Breast cancer is not just a woman's disease

Breast cancer patient Dan Miller
Breast cancer patient Dan Miller. Photo courtesy of Dan Miller

My mother had it. My grandmother had it. My cousins had it.

So many women in my family have had breast cancer that eight years ago, right before we had our first child, I was tested for the BRCA-2 gene mutation and it came back positive. As a man, that meant a higher chance for colon, prostate and breast cancer, but breast cancer, frankly, was not something I was really worried about.

Then, just about two months ago I was recovering from a bowel resection for lifelong Crohn's disease and discovered a hard mass in my left breast. My wife insisted I immediately go to see my primary care who, after declaring male breast cancer highly fatal, referred me to get a mammogram to rule it out. Unfortunately, it didn't rule it out.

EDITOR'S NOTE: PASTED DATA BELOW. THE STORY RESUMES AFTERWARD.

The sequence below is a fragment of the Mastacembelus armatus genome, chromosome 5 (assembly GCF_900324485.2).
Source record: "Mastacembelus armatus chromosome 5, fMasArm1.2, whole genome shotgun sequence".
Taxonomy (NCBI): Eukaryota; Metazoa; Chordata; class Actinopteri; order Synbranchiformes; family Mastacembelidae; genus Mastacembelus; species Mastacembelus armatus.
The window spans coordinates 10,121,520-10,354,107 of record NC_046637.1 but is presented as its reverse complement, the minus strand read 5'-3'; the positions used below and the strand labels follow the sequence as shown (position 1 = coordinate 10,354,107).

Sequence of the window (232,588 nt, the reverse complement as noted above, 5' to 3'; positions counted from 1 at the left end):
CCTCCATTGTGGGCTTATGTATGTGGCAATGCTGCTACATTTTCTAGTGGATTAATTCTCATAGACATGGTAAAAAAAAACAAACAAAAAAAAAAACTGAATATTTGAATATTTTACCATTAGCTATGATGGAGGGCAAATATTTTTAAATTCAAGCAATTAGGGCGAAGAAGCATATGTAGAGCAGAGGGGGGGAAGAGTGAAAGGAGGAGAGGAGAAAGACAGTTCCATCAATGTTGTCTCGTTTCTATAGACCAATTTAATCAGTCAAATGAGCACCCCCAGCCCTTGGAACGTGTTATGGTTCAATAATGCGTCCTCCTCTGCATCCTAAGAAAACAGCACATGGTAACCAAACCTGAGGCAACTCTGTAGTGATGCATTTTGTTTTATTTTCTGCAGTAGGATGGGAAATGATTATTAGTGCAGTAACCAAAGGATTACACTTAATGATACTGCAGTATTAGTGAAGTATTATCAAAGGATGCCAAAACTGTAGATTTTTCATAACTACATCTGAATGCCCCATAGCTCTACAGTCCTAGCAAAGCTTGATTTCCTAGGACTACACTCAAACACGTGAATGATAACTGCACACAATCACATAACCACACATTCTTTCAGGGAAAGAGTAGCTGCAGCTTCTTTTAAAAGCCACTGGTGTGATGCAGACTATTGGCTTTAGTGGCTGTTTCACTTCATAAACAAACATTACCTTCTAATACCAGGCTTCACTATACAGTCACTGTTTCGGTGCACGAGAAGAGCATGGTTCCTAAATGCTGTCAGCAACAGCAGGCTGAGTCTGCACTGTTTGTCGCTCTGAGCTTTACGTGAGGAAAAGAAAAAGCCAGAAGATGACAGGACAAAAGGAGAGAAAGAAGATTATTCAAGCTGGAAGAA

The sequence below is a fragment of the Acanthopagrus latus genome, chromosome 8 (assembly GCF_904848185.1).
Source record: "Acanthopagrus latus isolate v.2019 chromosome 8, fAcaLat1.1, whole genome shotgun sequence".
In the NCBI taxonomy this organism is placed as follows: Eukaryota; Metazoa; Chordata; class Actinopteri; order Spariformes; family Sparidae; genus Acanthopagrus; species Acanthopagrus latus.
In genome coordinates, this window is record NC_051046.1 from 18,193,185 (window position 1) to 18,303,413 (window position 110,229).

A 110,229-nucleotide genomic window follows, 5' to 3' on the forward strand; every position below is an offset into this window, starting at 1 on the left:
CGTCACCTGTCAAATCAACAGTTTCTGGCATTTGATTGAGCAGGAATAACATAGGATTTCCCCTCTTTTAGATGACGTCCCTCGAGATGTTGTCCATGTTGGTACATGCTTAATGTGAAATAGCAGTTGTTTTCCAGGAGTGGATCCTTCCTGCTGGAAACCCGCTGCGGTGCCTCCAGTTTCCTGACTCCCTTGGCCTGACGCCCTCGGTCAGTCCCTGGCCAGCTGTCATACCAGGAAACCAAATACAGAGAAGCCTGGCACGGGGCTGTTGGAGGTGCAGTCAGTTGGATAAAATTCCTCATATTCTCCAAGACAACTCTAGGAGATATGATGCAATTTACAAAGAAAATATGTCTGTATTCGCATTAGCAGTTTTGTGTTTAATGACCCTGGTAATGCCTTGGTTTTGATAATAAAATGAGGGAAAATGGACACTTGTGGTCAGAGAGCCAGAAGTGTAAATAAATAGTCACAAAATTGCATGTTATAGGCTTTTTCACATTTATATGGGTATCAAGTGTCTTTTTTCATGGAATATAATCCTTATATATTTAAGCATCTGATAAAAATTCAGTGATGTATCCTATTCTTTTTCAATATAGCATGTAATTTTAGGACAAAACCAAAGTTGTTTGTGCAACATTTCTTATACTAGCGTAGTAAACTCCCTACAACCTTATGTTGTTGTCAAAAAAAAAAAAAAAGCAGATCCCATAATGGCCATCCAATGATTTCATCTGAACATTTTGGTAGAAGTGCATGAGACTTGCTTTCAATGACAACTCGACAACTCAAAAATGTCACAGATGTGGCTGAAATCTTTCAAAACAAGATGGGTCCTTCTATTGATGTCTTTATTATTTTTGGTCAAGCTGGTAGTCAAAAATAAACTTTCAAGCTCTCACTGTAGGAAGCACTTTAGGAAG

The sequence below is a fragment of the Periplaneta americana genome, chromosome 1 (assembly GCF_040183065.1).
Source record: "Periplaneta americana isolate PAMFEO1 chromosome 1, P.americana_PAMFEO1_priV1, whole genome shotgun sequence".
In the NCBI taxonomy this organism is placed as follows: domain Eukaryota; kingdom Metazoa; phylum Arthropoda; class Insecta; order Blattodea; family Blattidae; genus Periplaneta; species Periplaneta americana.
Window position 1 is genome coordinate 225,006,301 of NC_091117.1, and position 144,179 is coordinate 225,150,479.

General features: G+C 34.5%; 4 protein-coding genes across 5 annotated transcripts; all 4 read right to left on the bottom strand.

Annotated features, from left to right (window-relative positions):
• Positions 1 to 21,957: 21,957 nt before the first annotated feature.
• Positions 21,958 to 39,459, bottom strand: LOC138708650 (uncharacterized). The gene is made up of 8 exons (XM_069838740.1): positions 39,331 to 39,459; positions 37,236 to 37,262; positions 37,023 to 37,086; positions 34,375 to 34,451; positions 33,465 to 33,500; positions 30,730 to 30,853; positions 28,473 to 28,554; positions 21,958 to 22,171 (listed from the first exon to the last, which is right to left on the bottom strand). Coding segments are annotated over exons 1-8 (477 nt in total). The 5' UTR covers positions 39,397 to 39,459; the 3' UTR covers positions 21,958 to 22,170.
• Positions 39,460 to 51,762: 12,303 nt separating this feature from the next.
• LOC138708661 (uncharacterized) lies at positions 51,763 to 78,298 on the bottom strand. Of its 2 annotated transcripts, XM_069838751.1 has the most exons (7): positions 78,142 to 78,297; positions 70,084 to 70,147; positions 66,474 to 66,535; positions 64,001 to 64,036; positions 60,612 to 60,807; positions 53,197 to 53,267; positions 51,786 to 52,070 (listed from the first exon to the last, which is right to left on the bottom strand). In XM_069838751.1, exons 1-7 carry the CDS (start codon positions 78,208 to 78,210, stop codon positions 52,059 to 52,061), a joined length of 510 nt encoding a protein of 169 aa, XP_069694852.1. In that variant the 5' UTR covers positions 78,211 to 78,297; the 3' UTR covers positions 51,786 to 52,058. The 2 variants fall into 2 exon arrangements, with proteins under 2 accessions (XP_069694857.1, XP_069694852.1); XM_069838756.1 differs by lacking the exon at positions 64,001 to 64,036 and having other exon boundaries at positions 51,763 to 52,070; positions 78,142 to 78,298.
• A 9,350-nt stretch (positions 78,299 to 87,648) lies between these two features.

The diagnosis of Stage 2-A breast cancer in my left breast was rendered and we have been on the journey since then. Because my breast cancer is ER- and PR-positive and HER2 positive, chemotherapy comes first for me, followed by a mastectomy (likely a double, because why not) and then potentially radiation (although there is little to no data that says do it or don't do it for men in this situation).

Breast cancer is NOT just a woman's disease. While the majority of cases are obviously women, there are men out there that are going through the same treatments, same challenges, and benefiting from the same research. My hope is that more research is done for men specifically so our treatments can be tailored for us in the future.

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